Some cities are known for welcoming LGBT people—San Francisco, Portland, and New York City are all very open places to live. Gay and lesbian real estate agents have no problems finding their clients great homes there. But then there are some cities that aren’t so welcoming. It can be difficult to even find a LGBT-friendly realtor in those areas! Some cities, however, might surprise you. People would expect them to not be the most gay-friendly places to live, but they actually are.
One of these cities is Dallas, Texas. Texas is the home of the Bush family and former Republican Governor Rick Perry, people who aren’t exactly supportive of gay rights. However, Dallas is a pocket of liberalness in a very red state. The city has some anti-discrimination laws on the books, plus a number of gay bars, clubs, and other businesses. It’s also home to the Cathedral of Hope, the largest LGBT church in the world. San Antonio and Houston are also fairly open-minded cities in the Lone Star State.
Louisville and Lexington, Kentucky, are also unexpectedly LGBT-friendly. The gay community in these two cities is very public about who they are, and most people accept that. They’re one of the most open cities in the South. The Lexington Pride Festival is a major event, and June 29, 2013, was even proclaimed Pride Day by Mayor Jim Gray, the first openly gay man to be elected to the office.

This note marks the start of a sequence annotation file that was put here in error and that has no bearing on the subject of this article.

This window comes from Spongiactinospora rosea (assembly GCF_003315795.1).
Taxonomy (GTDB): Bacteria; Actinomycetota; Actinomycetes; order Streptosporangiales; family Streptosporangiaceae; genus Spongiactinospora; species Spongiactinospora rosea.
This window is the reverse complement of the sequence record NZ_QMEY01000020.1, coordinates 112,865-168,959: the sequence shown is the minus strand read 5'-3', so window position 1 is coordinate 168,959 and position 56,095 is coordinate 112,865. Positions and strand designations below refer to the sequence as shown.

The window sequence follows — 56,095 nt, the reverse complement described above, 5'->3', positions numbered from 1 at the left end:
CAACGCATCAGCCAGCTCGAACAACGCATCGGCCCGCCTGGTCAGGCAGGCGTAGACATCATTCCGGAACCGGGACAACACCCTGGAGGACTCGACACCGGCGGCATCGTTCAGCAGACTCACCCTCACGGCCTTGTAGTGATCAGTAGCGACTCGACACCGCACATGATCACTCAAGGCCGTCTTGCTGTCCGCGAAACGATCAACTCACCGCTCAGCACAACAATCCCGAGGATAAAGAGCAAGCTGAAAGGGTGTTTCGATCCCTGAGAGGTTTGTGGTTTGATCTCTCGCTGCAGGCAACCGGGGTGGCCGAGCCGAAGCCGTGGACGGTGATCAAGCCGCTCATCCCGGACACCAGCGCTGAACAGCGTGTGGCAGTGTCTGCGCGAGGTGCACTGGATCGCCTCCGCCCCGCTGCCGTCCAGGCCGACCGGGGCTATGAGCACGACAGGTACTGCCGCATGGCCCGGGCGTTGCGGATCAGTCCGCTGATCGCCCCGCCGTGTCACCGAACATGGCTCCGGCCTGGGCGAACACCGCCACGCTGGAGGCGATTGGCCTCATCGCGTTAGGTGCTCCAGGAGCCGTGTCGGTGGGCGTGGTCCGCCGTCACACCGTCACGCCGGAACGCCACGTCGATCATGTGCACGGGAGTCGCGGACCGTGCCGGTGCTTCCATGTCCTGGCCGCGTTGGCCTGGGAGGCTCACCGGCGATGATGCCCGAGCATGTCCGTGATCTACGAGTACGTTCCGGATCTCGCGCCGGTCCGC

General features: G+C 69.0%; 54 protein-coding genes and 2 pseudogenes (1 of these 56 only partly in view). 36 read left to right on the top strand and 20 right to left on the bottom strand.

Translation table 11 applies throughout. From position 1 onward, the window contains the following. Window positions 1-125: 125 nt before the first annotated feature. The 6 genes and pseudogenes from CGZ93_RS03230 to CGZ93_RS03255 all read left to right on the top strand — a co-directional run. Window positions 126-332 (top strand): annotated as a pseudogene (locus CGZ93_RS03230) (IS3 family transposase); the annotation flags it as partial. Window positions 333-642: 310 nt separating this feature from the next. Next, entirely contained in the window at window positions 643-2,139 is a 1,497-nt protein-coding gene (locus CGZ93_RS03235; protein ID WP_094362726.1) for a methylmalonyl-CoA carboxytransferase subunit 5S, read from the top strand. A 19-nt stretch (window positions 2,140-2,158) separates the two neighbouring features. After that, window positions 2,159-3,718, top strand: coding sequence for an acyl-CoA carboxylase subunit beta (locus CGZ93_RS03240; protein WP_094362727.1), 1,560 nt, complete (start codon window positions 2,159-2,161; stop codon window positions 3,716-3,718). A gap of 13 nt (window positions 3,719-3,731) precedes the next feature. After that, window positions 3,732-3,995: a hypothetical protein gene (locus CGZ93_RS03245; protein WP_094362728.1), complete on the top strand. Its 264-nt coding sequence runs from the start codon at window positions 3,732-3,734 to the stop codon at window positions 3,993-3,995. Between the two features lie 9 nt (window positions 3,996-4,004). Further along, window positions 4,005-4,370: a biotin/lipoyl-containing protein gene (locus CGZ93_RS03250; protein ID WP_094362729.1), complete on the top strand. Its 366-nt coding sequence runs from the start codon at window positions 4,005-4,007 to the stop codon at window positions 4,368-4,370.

Another Southern city on this list is Atlanta, Georgia. The city has a long history with LGBT culture and is actually the third-largest gay population in the country with 12.8 percent of its residents identifying as LGBT. The city has an amazing annual pride parade, plus a good number of LGBT business owners call Atlanta home. The downtown area is gay-friendly, as are a number of nearby suburbs.
North Carolina has passed a number of discriminatory pieces of legislation recently, and there is a debate going on regarding constitutional amendments that would ban same-sex marriage forever. Many gays and lesbians would do just about anything to avoid moving there, but if you have to, the western part of the state is much more welcoming. Asheville, Boone, and other parts of the state around the mountains are both very beautiful and surprisingly liberal. Asheville is especially diverse because it’s a very artistic area full of many different types of people.